Visual art is a language that is socially and culturally constructed.  Socially constructed learning values diverse perspectives, engages with local and global experts, and employs inquiry, discovery and exploration to move students toward global citizenship.  Because the visual arts leverage the power of dialogue and debate to sharpen critical thinking, starting with the arts is a logical place to help students develop empathy for others while increasing their cultural intelligence.

This collection was created to support teachers and administrators who wish to better understand the various cultures in their schools.  Using both Project Zero's Global Thinking Routines and strategies from Amy E. Herman's Visual Intelligence book, participants will practice articulating cultural perspectives and communicating across differences using artwork and primary sources from the vast collections of the Smithsonian Learning Lab.  Participants will learn how to read a work of art, understand compositional hierarchy, and question what is missing.  The frameworks provided by Project Zero and Amy E. Herman will allow everyone, even those not accustomed to discussing art, a place from which to begin using art as a foundation for building culturally-responsive curriculum.

Participants will see museums as the cultural ambassadors that they are and ask whose culture is being represented and whose is missing and why.  Extending from this inquiry, participants will recognize the role schools play in nurturing and shaping the lives and identities of our students.

Julie Sawyer
24
 

Using Global Thinking Strategies with Latino Content

Teachers looking to foster in their students a broader understanding and appreciation of today’s complex world can use these Learning Lab collections that pair Harvard’s Project Zero Global Thinking Routines with new bilingual Latino-content videos of National Portrait Gallery and Smithsonian American Art Museum curators discussing works in the collection. 

Each Learning Lab teaching collection includes additional supporting materials to add dimension, expand the activity, and deepen students' learning. 

These four videos were created with federal support from the Latino Initiatives Pool, administered by the Smithsonian Latino Center.

#LatinoHAC

Philippa Rappoport
5
 

The Engineering Design Process

This collection of teaching resources includes lesson plans and multimedia resources about the engineering design process. There are several lesson plans on architecture and engineering concepts of design, such as simple shelters, balance, and materials. The videos and illustrations explain what engineers do and the fundamental engineering design process.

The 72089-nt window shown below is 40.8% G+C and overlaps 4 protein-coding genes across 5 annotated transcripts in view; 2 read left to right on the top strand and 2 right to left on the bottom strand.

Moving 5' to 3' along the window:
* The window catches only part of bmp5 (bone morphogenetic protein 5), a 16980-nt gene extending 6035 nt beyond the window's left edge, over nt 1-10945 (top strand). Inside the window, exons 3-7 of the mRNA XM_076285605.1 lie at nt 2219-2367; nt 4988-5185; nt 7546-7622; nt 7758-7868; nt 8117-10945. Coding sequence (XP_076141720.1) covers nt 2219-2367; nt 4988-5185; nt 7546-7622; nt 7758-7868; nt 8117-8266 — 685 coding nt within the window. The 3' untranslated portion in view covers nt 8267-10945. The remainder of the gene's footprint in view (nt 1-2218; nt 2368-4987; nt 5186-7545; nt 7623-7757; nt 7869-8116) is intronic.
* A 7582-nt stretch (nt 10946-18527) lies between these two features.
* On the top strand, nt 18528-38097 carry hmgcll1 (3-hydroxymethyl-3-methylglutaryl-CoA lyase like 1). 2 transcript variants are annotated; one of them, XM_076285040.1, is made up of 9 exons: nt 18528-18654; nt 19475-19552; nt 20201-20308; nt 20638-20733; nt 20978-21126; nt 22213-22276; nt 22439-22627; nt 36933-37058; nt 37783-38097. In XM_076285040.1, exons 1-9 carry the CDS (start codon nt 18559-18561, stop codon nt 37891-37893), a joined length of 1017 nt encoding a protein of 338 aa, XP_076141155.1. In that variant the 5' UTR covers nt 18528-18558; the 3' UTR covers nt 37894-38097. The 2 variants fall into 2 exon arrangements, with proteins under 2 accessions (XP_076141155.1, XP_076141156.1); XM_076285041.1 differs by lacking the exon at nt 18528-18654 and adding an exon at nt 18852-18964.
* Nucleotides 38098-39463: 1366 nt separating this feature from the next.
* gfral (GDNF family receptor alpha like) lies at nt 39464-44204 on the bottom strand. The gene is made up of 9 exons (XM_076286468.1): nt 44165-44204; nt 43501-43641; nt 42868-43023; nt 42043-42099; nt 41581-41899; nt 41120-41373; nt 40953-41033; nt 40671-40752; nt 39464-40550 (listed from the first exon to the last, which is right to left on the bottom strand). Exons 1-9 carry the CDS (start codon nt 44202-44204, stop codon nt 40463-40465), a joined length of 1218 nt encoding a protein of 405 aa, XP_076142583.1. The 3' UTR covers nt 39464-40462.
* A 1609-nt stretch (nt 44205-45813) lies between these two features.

This lesson includes:

  • A video by Crash Course Kids titled "What's an Engineer? Crash Course Kids #12.1" (4:30)
  • A video by Crash Course Kids titled "The Engineering Process: Crash Course Kids #12.2" (5:17)
  • Two models of the Engineering Design Process by Preschool Steam
  • Engineering/architecture activities from the Cooper Hewitt, Smithsonian Design Museum for Pre-Kindergarten-1st Grade
Christina Shepard
11
 

Character & Setting

This collection focuses on exploring characters and settings, as well as how the two can be used together for a specific purpose. I used this collection to demonstrate to students how characters and settings impact one another.

#PZPGH

C.Harris
6
 

Comparing and Contrasting Across Similar Texts-Fairy Tales

In this collection, students will be able to explore the skill of comparing and contrasting across similar texts with a focus on fairy tales using the See, Think, Wonder thinking routine. This collection would be used best after first reading several different fairy tales with students.

#PZPGH


Sara Greco
7
 

Environmental Impact on Native American Culture

Essential questions:

1. How are Native American groups defined by cultural practices?

2. How does the environment impact the culture of the people living in a region?

In this collection, students will analyze, compare, and contrast the similarities and differences of the cultures of Native American groups living in the northwest and northeast regions with a focus on food, crops, and natural resources, understanding how the environment influenced the cultures and traditions of Native American people.

American Indian Essential Understandings (Written by the National Museum of the American Indian Native Knowledge 360 https://americanindian.si.edu/...):

1. Culture is a result of human socialization. People acquire knowledge and values by interacting with other people through common language, place, and community. In the Americas, there is vast cultural diversity among more than 2,000 tribal groups. Tribes have unique cultures and ways of life that span history from time immemorial to the present day.

Key Concepts:

  • There is no single American Indian culture or language.
  • American Indians are both individuals and members of a tribal group.
  • American Indians share many similarities with other indigenous people of the world, along with many differences.